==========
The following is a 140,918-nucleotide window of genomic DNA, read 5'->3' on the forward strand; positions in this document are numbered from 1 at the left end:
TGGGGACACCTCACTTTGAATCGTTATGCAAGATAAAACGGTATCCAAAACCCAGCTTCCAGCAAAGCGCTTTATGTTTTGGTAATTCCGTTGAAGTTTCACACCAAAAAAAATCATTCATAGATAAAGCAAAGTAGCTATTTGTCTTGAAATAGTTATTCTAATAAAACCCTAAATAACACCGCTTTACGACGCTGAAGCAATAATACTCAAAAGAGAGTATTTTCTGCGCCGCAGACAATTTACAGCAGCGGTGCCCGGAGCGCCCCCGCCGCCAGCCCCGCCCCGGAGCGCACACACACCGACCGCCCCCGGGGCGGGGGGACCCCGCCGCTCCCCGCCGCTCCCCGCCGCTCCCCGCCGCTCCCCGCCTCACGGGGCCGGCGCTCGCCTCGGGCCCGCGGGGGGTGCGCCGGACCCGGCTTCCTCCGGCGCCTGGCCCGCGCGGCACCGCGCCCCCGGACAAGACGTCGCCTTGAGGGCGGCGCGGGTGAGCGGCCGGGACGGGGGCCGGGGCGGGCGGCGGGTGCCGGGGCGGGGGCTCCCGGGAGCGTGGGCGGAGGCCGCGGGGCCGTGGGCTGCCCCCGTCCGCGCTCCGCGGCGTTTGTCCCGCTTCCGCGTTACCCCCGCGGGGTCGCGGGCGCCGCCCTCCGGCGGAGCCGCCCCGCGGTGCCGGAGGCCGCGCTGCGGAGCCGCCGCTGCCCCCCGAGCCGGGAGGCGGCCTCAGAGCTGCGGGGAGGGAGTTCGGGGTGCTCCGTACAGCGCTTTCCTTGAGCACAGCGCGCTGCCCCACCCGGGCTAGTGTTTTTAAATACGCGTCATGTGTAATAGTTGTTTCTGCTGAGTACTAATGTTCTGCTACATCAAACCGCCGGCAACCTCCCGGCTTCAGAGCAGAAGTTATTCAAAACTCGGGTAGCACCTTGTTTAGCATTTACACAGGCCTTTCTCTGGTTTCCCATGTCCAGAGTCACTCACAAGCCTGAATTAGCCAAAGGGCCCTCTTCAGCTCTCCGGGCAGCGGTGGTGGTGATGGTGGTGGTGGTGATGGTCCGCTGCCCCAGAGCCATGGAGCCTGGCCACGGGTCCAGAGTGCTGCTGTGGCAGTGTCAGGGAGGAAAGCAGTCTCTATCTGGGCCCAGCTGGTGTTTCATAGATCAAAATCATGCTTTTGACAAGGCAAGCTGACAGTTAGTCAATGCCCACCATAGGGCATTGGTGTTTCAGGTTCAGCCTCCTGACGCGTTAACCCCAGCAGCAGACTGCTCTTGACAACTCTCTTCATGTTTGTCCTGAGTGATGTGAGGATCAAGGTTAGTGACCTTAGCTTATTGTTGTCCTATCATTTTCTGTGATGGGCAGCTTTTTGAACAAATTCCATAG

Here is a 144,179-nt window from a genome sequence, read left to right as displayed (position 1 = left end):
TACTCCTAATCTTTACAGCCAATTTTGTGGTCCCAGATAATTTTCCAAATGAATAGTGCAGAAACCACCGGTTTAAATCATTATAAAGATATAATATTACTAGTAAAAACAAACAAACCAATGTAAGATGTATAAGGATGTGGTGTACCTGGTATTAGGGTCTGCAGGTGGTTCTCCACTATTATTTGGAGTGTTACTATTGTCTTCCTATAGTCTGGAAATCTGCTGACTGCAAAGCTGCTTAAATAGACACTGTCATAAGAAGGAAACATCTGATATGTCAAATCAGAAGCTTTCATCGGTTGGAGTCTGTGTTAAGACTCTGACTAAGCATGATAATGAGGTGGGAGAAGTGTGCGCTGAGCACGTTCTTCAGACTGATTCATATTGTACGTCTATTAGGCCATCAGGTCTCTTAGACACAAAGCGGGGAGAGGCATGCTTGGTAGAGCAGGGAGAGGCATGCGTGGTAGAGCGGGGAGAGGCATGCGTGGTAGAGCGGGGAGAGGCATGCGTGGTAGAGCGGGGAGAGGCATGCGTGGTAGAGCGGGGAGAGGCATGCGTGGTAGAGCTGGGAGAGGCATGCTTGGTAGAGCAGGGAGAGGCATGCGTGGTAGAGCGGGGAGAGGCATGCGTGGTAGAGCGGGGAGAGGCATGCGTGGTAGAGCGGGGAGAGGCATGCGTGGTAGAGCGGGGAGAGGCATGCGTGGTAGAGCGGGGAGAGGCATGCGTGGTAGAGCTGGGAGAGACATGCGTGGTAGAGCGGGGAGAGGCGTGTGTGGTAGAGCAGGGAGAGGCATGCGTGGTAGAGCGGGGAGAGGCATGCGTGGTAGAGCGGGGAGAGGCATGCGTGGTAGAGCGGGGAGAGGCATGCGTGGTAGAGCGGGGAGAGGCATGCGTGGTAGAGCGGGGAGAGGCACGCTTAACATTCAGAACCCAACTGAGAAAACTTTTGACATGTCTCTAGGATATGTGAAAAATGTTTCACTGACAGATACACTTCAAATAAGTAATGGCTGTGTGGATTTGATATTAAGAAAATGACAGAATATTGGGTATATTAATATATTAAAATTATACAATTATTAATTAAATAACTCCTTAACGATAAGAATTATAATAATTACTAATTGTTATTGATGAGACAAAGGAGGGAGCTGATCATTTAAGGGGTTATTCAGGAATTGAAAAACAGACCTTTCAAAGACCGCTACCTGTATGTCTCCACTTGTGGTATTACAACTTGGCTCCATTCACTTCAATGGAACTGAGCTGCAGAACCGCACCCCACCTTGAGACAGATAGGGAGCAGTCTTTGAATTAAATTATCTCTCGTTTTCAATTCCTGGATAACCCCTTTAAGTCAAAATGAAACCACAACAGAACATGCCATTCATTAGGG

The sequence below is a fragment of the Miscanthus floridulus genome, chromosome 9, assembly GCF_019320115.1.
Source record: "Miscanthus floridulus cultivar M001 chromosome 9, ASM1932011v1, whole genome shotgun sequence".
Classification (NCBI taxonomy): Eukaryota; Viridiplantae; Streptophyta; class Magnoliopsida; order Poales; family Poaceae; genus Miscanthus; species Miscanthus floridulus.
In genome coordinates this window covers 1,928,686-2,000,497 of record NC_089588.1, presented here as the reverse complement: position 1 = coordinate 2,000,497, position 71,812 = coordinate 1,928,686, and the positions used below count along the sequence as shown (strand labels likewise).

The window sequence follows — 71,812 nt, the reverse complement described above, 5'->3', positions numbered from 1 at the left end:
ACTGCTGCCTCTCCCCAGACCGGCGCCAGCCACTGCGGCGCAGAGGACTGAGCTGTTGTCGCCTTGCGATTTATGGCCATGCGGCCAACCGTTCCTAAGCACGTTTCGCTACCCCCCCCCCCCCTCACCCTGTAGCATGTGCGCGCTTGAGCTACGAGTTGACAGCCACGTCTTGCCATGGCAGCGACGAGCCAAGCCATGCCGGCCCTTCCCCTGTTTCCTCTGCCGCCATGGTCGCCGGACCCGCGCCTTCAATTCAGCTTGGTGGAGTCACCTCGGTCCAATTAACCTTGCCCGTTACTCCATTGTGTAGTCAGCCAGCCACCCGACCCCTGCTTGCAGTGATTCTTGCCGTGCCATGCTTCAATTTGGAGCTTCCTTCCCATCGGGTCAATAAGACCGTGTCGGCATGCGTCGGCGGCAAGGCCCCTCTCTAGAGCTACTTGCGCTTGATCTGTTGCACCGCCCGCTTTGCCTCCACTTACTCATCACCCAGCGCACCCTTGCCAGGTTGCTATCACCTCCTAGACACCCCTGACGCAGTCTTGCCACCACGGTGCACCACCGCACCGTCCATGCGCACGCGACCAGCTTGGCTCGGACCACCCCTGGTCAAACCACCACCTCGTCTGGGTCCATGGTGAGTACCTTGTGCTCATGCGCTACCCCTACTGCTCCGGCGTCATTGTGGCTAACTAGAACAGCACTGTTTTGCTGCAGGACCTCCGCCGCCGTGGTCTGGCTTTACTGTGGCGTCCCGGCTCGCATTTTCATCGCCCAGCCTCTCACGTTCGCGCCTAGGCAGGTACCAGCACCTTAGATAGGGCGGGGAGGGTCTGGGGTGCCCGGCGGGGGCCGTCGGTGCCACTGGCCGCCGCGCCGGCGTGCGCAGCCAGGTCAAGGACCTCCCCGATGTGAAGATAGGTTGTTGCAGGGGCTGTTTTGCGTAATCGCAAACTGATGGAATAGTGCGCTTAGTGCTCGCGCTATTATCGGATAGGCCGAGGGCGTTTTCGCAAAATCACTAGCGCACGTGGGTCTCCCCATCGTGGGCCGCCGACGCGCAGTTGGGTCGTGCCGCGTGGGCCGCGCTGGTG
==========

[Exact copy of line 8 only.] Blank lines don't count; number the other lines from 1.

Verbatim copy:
In genome coordinates this window covers 1,928,686-2,000,497 of record NC_089588.1, presented here as the reverse complement: position 1 = coordinate 2,000,497, position 71,812 = coordinate 1,928,686, and the positions used below count along the sequence as shown (strand labels likewise).